The Bounty

November 15, 2019

bountyThe Bounty is the kind of production that falls into the “tradition of quality” school of filmmaking. Like other products of that school (Lawrence of Arabia, for example, or Doctor Zhivago) The Bounty is big, expensive, serious, ambitious, wonderful to look at – and also strangely incomplete. There’s a tendency, when making a spectacle like this, to lose the human beings in the grand pattern of the story. I think that’s what happens in The Bounty, so that at the end there’s just a trace of pointlessness about the whole movie.

I didn’t invoke Lawrence and Zhivago by accident. David Lean, who directed those award-winners and was much in the forefront of quality film making in the 1950s and ’60s, was long involved with The Bounty. Lean’s long- time collaborator, playwright Robert Bolt, wrote the literate script.

At some point, Lean jumped ship (so did his Fletcher Christian – Christopher Reeve), and was replaced by Roger Donaldson, a New Zealander with just two features to his credit. Donaldson’s Smash Palace was impressive enough to give hope that he’d invest plenty of intensity in The Bounty.

That hope has not been sorely let down. The Bounty is fairly riveting in unspooling its tale, the facts of which are well-known. It’s told as a flashback during the trial of Lt. William Bligh (Anthony Hopkins). We see that it’s friendship that sparks Bligh to pick young Fletcher Christian (Mel Gibson) as mate for the arduous, globe­ spanning voyage, a voyage that seeks to transport breadfruit plants from Tahiti to Jamaica, where the food will be used as a staple for slaves.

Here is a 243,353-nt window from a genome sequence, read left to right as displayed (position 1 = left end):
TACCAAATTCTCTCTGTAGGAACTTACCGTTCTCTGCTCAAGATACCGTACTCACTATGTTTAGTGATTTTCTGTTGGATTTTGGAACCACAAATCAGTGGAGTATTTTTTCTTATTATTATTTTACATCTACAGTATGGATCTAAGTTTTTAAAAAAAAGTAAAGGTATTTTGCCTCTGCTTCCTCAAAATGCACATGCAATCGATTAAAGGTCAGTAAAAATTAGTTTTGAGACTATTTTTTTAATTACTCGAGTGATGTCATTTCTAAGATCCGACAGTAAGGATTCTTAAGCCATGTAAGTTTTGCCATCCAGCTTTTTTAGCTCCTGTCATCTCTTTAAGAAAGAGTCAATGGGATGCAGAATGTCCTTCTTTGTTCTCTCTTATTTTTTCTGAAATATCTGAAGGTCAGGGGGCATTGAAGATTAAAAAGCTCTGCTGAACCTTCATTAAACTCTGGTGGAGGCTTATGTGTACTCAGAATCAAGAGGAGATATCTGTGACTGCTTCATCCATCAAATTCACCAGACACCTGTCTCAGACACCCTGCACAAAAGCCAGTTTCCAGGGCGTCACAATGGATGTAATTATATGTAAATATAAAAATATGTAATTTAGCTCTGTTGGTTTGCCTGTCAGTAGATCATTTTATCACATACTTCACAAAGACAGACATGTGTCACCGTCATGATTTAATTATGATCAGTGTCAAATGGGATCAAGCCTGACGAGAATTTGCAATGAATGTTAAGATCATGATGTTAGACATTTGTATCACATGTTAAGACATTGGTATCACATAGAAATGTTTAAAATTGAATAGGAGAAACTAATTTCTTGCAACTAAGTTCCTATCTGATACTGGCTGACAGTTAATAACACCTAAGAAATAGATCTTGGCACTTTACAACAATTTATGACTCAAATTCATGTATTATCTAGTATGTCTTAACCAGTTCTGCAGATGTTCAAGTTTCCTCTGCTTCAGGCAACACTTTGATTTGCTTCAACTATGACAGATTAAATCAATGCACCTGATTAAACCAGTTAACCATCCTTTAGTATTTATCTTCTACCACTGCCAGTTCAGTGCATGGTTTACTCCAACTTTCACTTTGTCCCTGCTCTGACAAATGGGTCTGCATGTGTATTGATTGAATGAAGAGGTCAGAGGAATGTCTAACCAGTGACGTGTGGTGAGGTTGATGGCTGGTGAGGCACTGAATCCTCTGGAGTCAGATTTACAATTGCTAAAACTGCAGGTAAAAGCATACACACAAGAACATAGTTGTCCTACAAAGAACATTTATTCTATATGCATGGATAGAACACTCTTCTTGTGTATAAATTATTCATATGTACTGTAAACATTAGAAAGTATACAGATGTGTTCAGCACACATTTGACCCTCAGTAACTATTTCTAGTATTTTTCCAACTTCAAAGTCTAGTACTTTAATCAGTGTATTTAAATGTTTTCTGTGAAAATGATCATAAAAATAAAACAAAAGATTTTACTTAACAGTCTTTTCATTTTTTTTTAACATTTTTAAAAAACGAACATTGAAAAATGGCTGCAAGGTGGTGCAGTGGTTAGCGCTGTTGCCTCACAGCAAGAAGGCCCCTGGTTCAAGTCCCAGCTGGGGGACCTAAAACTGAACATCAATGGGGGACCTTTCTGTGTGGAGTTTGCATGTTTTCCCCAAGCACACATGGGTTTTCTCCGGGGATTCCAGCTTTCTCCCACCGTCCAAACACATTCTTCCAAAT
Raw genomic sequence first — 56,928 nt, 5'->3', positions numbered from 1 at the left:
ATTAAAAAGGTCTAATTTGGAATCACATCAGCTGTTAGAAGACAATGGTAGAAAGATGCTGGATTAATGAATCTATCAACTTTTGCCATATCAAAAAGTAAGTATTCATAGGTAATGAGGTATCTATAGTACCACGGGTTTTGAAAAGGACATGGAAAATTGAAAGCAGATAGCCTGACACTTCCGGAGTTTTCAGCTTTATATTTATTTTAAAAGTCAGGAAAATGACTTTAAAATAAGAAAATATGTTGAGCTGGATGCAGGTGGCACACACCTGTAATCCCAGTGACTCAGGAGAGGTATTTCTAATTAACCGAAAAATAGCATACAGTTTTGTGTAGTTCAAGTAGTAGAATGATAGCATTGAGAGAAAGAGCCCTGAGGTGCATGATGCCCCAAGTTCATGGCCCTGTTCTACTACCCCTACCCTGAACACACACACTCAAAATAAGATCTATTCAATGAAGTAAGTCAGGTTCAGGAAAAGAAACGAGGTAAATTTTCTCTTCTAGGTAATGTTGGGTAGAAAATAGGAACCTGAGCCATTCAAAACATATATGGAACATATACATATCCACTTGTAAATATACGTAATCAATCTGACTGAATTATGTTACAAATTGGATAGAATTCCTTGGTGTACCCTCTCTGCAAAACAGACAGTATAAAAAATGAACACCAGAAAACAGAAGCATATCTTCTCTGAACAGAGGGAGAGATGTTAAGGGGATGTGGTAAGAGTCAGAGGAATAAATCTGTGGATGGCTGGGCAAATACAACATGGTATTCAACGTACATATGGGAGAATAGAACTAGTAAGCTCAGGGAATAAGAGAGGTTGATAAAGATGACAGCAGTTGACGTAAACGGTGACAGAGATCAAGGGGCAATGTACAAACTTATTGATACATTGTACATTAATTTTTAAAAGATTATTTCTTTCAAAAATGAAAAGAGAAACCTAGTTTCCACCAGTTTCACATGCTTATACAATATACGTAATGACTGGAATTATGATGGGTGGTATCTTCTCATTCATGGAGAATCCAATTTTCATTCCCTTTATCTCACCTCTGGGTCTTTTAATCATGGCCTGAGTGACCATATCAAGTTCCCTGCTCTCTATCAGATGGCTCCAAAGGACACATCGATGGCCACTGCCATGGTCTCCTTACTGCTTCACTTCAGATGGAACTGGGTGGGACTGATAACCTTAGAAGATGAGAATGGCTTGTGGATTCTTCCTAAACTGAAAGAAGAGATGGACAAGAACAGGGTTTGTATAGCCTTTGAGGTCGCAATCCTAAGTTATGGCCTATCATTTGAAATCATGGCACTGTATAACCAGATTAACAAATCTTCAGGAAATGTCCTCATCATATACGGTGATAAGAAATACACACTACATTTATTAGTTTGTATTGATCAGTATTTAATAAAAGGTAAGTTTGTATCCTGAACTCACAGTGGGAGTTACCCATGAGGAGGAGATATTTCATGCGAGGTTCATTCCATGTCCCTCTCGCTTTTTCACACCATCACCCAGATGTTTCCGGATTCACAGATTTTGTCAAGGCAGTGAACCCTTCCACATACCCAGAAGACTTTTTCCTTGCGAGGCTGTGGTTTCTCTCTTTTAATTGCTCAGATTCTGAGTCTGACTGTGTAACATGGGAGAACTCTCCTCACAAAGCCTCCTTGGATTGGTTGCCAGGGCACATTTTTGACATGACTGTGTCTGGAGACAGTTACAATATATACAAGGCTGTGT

In case you’ve forgotten (or don’t remember the previous film versions of Mutiny on the Bounty – Clark Gable and Charles Laughton in 1935, Marlon Brando and Trevor Howard in 1962), the tyrannical Bligh terrorizes the Bounty crew. When they finally limp into Tahiti, and sample the pagan pleasures there, the young sailots find it a not unthinkable alternative to returning to England.

After they leave the island, Christian leads a mostly unplanned mutiny, and Bligh set adrift with loyal seamen. Christian and his men are doomed to wander in search of a hospitable resting place.

In this version, the story itself maintains its fascination. Bligh has been slightly humanized, and Christian steered closer to the edge of insanity. There’s been an attempt to make their relationship more complex, but the tension of the story still springs from the basic excitement of their showdowns.

Any version of the mutiny on the Boumty rises and falls with its lead actors. Anthony Hopkins and Mel Gibson are fine and believable, though rarely more than that. The supporting players – especially the rowdy, unkempt crew – are unusually well-cast. Of special note is Wi Kuki Kaa, who plays the Tahitian king with understated dignity.

Donaldson and his cinematographer Arthur Ibbetson have made the film exceptionally handsome. The contrast between the rigidity of British systems and the looseness of Tahitian paradise is visualized by Donaldson in the cool blues and polished hardwood of the British sections, compared with the warm, lush greens and yellows of the island. The eerie credit sequence, composed of shots of Tahiti, gives a sense of the spell that the island will cast (Vangelis’ evocative music helps, too).

There is much to admire here. In fact, I’m not so sure I didn’t underestimate the film on first viewing. It still seems oddly unmoving, and a little too stately, but it’s been staying with me in the days since I’ve seen it. The lure of the promise of paradise and the overthrow of tyranny is a powerful one. I’m looking forward to another trip aboard The Bounty.

First published in the Herald, May 1984

Still a movie that’s easy to watch for a while if it goes by on TV, to the extent that movies still “go by” on TV. The sailor cast included Daniel Day-Lewis, Liam Neeson, Dexter Fletcher, and Phil Davis, among others, so yes, it was pretty good. A bio of David Lean reveals just how long he spent working on the screenplay, or possibly just hanging out in the South Seas while dreaming about the trade winds and breadfruit. Finally, Gibson’s fervenet reading of the line “I am in hell, sir!” has been bandied about through the years by a select group of people in the know.